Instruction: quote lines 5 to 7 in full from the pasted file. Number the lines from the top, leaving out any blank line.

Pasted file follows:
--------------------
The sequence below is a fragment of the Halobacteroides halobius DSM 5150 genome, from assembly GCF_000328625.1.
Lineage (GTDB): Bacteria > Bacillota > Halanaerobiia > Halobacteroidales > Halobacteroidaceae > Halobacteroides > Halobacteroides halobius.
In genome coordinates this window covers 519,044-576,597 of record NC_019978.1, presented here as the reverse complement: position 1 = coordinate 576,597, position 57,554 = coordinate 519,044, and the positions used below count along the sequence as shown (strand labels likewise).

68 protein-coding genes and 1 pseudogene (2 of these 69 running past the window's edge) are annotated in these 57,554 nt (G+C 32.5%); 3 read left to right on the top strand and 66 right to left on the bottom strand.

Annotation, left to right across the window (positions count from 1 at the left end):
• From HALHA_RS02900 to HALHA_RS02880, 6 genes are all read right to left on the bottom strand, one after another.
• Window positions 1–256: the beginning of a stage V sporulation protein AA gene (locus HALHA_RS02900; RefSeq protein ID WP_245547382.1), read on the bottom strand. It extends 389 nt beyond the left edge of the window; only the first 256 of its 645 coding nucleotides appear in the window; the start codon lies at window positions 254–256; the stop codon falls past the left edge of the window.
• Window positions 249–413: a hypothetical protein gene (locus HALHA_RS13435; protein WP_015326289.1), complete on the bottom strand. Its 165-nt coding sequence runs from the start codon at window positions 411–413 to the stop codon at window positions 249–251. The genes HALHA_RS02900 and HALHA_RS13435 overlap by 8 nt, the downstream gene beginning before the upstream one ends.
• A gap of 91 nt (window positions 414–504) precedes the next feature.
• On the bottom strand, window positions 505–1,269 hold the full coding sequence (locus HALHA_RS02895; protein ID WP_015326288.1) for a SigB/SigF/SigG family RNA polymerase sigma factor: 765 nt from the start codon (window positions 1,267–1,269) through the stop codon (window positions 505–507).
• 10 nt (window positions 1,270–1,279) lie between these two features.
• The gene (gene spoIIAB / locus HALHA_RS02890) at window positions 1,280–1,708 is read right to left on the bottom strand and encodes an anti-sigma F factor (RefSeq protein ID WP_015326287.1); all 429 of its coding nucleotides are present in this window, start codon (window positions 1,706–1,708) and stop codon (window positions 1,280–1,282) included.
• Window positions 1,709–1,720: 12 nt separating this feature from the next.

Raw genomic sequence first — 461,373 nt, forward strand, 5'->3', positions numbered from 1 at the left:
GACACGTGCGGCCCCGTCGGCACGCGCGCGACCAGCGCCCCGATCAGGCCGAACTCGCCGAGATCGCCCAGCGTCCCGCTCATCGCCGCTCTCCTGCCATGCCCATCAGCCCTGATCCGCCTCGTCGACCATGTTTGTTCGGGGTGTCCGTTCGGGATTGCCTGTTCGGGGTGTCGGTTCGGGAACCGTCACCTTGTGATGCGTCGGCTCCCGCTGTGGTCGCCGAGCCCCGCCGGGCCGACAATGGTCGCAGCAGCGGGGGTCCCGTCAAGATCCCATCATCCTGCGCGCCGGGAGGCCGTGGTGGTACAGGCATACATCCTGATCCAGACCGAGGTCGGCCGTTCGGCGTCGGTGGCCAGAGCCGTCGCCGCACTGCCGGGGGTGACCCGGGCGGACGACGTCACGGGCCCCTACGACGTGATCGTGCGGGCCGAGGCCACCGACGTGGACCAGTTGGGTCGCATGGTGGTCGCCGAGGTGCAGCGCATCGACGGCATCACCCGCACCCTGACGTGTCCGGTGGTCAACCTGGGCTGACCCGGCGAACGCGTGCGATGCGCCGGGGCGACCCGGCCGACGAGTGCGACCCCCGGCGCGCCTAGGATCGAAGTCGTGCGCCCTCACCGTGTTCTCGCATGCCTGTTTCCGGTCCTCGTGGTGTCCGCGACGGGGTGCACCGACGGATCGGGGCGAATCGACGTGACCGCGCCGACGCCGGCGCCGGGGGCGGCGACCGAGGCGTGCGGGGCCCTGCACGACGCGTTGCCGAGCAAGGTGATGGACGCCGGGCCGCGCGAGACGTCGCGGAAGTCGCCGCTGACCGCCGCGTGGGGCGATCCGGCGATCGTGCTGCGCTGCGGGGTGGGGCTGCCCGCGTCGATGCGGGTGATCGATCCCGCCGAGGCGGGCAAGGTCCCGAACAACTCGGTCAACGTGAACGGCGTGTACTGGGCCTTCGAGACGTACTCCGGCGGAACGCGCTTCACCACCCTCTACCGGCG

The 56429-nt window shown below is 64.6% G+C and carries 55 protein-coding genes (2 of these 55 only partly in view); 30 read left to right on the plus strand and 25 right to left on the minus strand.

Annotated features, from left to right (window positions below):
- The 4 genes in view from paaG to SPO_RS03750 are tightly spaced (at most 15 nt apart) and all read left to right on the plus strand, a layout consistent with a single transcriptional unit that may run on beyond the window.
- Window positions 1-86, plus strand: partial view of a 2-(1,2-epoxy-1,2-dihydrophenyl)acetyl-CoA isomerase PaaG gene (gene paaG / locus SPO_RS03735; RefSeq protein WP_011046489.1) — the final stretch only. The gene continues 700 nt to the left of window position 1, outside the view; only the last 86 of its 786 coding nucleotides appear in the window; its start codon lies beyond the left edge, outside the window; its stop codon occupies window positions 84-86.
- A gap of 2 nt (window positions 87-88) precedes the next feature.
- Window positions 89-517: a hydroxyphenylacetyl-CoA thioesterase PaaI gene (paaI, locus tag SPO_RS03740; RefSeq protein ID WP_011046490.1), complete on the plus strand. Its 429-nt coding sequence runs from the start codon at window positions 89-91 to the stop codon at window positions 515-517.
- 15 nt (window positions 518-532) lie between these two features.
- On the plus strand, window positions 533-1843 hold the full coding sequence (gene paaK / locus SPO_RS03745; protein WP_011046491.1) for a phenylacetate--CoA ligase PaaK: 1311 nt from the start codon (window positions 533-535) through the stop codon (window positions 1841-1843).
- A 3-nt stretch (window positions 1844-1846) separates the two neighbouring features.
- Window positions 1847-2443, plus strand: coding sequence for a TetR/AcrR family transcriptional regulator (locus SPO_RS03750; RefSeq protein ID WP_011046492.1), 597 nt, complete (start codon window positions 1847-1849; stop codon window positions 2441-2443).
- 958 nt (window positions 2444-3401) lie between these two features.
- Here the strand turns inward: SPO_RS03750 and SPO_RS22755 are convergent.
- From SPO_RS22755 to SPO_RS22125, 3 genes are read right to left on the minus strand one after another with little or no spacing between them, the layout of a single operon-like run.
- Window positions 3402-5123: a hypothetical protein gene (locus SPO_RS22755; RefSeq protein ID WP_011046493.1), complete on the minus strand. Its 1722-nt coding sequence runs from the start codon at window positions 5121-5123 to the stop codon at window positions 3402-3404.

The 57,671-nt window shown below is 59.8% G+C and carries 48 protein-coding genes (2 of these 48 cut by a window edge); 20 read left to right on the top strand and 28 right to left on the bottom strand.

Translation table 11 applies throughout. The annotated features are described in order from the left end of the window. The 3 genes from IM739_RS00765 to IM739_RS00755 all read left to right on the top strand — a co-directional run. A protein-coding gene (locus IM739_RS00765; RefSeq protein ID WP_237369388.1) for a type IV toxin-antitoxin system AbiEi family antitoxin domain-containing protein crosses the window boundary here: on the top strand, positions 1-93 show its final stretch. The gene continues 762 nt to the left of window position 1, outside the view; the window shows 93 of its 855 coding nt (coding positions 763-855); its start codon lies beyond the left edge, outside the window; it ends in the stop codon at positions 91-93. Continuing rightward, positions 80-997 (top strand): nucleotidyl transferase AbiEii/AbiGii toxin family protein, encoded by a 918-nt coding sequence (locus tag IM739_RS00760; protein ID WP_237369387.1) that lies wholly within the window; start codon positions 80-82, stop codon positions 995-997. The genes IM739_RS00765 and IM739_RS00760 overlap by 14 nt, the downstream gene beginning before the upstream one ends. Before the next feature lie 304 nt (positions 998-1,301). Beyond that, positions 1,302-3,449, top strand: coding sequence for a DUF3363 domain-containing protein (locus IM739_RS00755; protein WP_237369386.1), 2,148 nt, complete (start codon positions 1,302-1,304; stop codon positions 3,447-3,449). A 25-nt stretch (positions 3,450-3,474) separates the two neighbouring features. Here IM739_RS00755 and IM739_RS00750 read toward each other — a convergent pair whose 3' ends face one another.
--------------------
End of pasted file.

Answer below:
Annotation, left to right across the window (positions count from 1 at the left end):
• From HALHA_RS02900 to HALHA_RS02880, 6 genes are all read right to left on the bottom strand, one after another.
• Window positions 1–256: the beginning of a stage V sporulation protein AA gene (locus HALHA_RS02900; RefSeq protein ID WP_245547382.1), read on the bottom strand. It extends 389 nt beyond the left edge of the window; only the first 256 of its 645 coding nucleotides appear in the window; the start codon lies at window positions 254–256; the stop codon falls past the left edge of the window.